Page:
At mile 17 of the Houston Marathon, Steve Boone, 57, is miserable. He’s exhausted, overheated and dripping with sweat, but he maintains a steady stride through the streets of Texas’ largest city, determined to cross the finish line of the 26.2-mile footrace.
Seeking a distraction, the founder of the 50 States Marathon Club turns to another runner and says, “Look for George Bush Sr.; he and Barbara live here.” The Bushes have been known to watch as runners pass through their neighborhood.
A sighting of the nation’s 41st president would give Boone a psychological boost and something to talk about for miles. He scans friendly faces in the crowd, supporters holding out orange slices and chunks of banana to energize the runners.
“We turned the corner, and he wasn’t there,” recalls Boone, recollecting details of the January race.
Disappointed, the long-distance runner perseveres toward the finish line, knowing that his wife Paula, 40, and dozens of other club members are confronting their own physical and mental challenges along the grueling course.
“We still have to run the best we can,” says Boone, a computer software designer from Humble, Texas (pop. 14,579). “We will never quit.”
On the road again
Boone ran his first marathon in Houston in 1988 at age 39 after two friends bet he couldn’t do it. He since has completed about 340 marathons, including three marathons in each of the 50 states. Paula has run two marathons in each state and plans to run her 200th marathon in Wilmington, Del., in May.
The couple met at the Boston Marathon in 1997, and together they’ve seen much of the country on foot. They’ve raced through California’s giant redwoods during the Big Sur International Marathon, run through the streets of New Orleans’ historic French Quarter during the Mardi Gras Marathon and jogged through the foggy Appalachian foothills of West Virginia and Kentucky during the Hatfield & McCoy Marathon.
“Our adventure is like a travel book,” he says. “You turn the pages one step at a time.” The Boones run 30 to 40 marathons a year, sometimes two in a weekend. They usually fly to out-of-state destinations the day before the race to register and get a good night’s sleep.
Join the club
Boone, a former member of the 50 States and D.C. Marathon Group, founded the 50 States Marathon Club in 2001 because he wanted to improve communication and cooperation among runners by launching a website.
Both organizations now maintain active websites, and hundreds of long-distance runners belong to both. Boone’s club has grown to 1,300 members and includes athletes from every state and nine foreign countries. Runners must finish marathons in at least 10 states before they can join either club.
“I was 48 before I started, and I got hooked,” says Don McNelly, 86, of Rochester, N.Y., who has completed more than 720 marathons. “It’s an addiction, really, but a positive addiction.”
The club’s youngest member, Brenton Floyd, 21, of Harrison, Tenn. (pop. 7,630), finished his first marathon at age 10 and has since completed about 350 marathons and other long-distance races.
Club members often team up along the course to chitchat, trade jokes and pass the time. “You look for the 50 States shirt at races and say, ‘Oh, there’s somebody I have something in common with,’” Paula explains.
A test of human endurance
Marathons test human endurance like few other sports. Whether a runner is slow or fast, running 26.2 miles is a physical and mental challenge that often involves muscle cramps and blistered feet, and requires psychological distractions to ward off the pain and fatigue.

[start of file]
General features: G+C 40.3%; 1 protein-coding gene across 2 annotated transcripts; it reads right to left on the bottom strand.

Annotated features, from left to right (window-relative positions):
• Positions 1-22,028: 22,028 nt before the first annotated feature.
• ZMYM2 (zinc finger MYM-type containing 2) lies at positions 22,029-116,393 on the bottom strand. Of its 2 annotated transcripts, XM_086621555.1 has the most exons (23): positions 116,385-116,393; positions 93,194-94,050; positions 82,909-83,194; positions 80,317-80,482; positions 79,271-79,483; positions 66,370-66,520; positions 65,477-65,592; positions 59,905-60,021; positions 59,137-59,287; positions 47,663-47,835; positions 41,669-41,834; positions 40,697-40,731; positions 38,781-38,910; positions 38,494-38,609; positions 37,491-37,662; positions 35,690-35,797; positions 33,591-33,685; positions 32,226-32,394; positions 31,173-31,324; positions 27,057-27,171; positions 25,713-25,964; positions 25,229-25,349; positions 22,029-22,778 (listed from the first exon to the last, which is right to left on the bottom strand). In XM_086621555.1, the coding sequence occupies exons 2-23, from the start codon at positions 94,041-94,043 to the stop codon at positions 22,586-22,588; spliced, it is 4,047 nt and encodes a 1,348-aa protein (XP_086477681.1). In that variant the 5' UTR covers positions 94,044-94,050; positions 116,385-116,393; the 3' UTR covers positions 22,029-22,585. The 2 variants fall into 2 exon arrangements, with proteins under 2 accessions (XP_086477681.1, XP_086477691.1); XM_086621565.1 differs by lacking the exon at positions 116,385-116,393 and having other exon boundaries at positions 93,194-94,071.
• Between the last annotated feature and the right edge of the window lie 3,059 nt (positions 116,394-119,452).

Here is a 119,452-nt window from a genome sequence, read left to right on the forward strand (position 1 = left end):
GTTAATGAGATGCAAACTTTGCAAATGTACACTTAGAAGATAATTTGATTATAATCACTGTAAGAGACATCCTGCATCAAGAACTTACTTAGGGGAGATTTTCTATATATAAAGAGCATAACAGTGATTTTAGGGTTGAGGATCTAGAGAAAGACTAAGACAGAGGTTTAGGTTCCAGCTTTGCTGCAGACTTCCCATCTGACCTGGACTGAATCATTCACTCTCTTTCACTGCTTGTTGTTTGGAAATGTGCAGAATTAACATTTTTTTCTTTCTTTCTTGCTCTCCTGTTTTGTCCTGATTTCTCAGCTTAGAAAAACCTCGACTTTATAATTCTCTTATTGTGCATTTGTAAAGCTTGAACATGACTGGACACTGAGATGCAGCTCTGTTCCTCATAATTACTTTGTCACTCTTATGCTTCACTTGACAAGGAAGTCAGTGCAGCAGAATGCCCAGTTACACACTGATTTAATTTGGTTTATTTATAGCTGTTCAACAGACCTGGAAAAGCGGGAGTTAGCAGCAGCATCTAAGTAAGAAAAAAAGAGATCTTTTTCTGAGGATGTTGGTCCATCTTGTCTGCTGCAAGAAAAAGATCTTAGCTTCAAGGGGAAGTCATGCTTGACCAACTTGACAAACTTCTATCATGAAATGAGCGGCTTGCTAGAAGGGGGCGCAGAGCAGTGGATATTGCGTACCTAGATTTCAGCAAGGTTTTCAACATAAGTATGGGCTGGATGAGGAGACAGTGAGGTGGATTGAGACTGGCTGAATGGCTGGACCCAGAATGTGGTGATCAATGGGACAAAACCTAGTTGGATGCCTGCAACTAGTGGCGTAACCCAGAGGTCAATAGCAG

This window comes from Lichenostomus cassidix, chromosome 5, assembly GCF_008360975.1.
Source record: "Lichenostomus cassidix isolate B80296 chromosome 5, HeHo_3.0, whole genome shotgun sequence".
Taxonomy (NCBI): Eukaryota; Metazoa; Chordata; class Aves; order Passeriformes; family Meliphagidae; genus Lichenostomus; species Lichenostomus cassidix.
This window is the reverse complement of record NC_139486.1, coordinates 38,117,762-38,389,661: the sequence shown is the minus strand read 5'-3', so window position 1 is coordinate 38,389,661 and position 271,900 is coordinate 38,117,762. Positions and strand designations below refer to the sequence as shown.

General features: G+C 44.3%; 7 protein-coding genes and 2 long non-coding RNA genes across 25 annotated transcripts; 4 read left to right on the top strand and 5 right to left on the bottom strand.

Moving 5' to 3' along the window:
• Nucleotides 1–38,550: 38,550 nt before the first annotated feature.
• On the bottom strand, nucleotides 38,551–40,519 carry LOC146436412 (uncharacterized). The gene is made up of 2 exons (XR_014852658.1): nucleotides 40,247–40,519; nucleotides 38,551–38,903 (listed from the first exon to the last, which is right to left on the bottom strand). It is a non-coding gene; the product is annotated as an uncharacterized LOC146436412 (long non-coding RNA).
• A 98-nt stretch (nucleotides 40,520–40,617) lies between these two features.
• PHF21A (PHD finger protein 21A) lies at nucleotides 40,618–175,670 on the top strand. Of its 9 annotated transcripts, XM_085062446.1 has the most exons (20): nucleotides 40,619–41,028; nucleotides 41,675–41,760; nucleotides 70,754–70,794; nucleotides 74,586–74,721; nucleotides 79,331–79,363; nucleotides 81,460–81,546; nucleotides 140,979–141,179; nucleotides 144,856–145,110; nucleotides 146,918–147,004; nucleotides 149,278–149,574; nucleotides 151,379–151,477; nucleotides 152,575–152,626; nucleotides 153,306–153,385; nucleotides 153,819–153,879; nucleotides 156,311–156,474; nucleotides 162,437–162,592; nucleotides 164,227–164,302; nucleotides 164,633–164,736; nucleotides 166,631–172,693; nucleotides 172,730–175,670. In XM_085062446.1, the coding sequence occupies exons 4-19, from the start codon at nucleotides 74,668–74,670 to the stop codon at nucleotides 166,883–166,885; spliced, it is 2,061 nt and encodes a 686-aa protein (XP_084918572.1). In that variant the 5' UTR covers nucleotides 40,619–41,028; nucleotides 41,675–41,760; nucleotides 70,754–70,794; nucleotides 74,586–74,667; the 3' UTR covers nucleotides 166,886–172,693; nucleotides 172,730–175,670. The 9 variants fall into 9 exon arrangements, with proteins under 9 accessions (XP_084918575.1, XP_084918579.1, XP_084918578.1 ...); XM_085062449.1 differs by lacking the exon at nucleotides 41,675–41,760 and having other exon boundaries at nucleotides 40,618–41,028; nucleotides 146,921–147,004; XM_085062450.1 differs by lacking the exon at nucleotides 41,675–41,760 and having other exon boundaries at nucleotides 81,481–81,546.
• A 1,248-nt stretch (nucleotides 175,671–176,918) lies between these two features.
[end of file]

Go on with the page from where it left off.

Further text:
“When it gets really irritating, I start going through particularly bad days at school,” says Paula, a former third-grade teacher. “Correcting papers, all the things I had to do—that seems to pass time.”
“If I’m running with friends, we start cracking more jokes,” she adds.
Paula also looks forward to the traditional kiss her husband gives her before and after each race. He usually proposes again, too. “Would you marry me again, even in Rhode Island? Even in California? Even in Kentucky? Even in Iowa?” he asks. The answer is always yes, she says.
Long-distance runners have different motivations and abilities. Top athletes crave the competition and can run a marathon in a couple of hours. All marathoners desire the personal challenge, even if they walk across the finish line after the crowds have gone home.
Fran Drozdz, 63, a motivational speaker from Litchfield Park, Ariz. (pop. 3,810), started running in 1979 to lose 30 pounds before the Honolulu Marathon. Now a veteran of more than 50 marathons, she continues to run “for the health of it” and to set a good example for her two grandsons. “They are my heart, and I want to be around to see them graduate, marry and have children,” she says. “I want my grandsons to know that fitness is an everyday thing like brushing your teeth and is part of living your life to the fullest.” Once Drozdz completes a marathon in all 50 states—she has run in more than 30—she wants to run marathons on all seven continents. “I’m living my life like I have six months left to live,” she says, “and I am not running anymore for competitive fast times but the time of my life.” Going the distance
Nearly an hour after Steve Boone crosses the finish line in Houston with a time of 4 hours, 57 minutes and 43 seconds, his wife Paula and fellow runner Dave Bell, 44, of Highlands Ranch, Colo. (pop. 70,931), complete the race amid a cheering crowd.
“Dave and I crossed the finish line and we heard people say, ‘There’s George and Barbara Bush,’” Paula recalls. “We walked over and got to shake both of their hands. They said, ‘Congratulations, we’re proud of you.”
Shaking hands with a former U.S. president tops the list of marathon memories for Paula, who along with her husband has run thousands of miles while participating in footraces across the nation.